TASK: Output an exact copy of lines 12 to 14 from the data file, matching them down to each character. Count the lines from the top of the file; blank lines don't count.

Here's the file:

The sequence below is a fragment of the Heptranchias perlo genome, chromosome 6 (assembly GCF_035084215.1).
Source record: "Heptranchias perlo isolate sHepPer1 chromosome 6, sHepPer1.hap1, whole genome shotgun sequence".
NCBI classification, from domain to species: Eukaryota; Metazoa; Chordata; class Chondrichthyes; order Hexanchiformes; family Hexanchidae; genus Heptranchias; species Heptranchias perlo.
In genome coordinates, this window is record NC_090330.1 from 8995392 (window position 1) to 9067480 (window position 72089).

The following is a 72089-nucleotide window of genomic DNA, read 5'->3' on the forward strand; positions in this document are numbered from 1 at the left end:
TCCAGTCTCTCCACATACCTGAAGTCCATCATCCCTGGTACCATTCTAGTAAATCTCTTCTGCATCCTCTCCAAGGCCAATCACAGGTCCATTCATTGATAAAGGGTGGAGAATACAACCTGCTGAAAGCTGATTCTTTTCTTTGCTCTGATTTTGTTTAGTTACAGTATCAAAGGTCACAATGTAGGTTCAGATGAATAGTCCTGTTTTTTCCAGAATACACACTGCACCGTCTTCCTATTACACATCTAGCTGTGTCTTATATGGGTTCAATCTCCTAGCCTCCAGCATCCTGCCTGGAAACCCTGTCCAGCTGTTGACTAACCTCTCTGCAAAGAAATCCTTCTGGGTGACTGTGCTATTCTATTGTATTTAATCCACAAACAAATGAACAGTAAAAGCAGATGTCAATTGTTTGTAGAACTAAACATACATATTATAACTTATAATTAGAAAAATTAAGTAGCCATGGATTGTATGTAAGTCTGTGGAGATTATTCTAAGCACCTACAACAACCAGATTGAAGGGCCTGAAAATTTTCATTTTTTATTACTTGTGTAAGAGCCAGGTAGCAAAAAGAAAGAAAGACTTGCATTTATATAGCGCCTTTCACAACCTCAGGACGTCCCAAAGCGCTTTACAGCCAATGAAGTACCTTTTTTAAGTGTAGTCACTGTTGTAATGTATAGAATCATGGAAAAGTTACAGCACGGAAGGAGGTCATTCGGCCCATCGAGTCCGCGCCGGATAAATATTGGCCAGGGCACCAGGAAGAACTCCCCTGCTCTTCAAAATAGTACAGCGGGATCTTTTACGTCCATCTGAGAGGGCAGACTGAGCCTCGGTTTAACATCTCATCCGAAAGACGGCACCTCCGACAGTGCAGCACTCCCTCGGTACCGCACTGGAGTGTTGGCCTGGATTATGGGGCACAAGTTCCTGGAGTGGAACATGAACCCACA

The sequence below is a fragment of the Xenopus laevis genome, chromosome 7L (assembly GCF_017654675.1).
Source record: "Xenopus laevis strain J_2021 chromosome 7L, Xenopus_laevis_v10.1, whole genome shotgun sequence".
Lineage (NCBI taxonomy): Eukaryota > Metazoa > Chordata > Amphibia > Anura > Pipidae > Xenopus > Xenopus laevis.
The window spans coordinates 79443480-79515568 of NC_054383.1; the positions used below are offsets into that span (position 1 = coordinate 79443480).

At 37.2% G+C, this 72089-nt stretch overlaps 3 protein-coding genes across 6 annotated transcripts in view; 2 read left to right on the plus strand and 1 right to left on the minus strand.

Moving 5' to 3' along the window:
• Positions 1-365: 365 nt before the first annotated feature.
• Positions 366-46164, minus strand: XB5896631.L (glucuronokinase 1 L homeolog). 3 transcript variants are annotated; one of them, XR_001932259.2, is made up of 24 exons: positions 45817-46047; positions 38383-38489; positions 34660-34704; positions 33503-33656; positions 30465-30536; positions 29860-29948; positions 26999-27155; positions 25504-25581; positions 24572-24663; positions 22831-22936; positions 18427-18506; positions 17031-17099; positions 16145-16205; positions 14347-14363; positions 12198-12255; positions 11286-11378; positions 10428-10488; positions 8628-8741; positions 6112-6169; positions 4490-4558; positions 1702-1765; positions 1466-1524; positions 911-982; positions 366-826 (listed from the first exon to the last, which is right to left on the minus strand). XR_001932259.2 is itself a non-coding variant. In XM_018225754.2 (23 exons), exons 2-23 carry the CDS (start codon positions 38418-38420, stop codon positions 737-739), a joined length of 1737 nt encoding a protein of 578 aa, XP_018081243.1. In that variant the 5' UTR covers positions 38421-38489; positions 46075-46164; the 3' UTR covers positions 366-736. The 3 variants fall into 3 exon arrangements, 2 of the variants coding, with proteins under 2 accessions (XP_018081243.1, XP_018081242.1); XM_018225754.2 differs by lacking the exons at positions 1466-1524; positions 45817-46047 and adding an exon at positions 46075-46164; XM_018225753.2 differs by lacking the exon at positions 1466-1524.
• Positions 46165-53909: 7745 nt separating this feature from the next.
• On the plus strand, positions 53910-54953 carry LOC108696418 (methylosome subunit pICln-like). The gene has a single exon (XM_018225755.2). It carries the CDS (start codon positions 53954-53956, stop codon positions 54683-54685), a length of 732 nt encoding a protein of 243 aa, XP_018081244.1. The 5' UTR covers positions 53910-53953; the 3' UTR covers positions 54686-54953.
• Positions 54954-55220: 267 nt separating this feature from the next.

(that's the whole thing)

Moving 5' to 3' along the window:
• Positions 1-365: 365 nt before the first annotated feature.
• Positions 366-46164, minus strand: XB5896631.L (glucuronokinase 1 L homeolog). 3 transcript variants are annotated; one of them, XR_001932259.2, is made up of 24 exons: positions 45817-46047; positions 38383-38489; positions 34660-34704; positions 33503-33656; positions 30465-30536; positions 29860-29948; positions 26999-27155; positions 25504-25581; positions 24572-24663; positions 22831-22936; positions 18427-18506; positions 17031-17099; positions 16145-16205; positions 14347-14363; positions 12198-12255; positions 11286-11378; positions 10428-10488; positions 8628-8741; positions 6112-6169; positions 4490-4558; positions 1702-1765; positions 1466-1524; positions 911-982; positions 366-826 (listed from the first exon to the last, which is right to left on the minus strand). XR_001932259.2 is itself a non-coding variant. In XM_018225754.2 (23 exons), exons 2-23 carry the CDS (start codon positions 38418-38420, stop codon positions 737-739), a joined length of 1737 nt encoding a protein of 578 aa, XP_018081243.1. In that variant the 5' UTR covers positions 38421-38489; positions 46075-46164; the 3' UTR covers positions 366-736. The 3 variants fall into 3 exon arrangements, 2 of the variants coding, with proteins under 2 accessions (XP_018081243.1, XP_018081242.1); XM_018225754.2 differs by lacking the exons at positions 1466-1524; positions 45817-46047 and adding an exon at positions 46075-46164; XM_018225753.2 differs by lacking the exon at positions 1466-1524.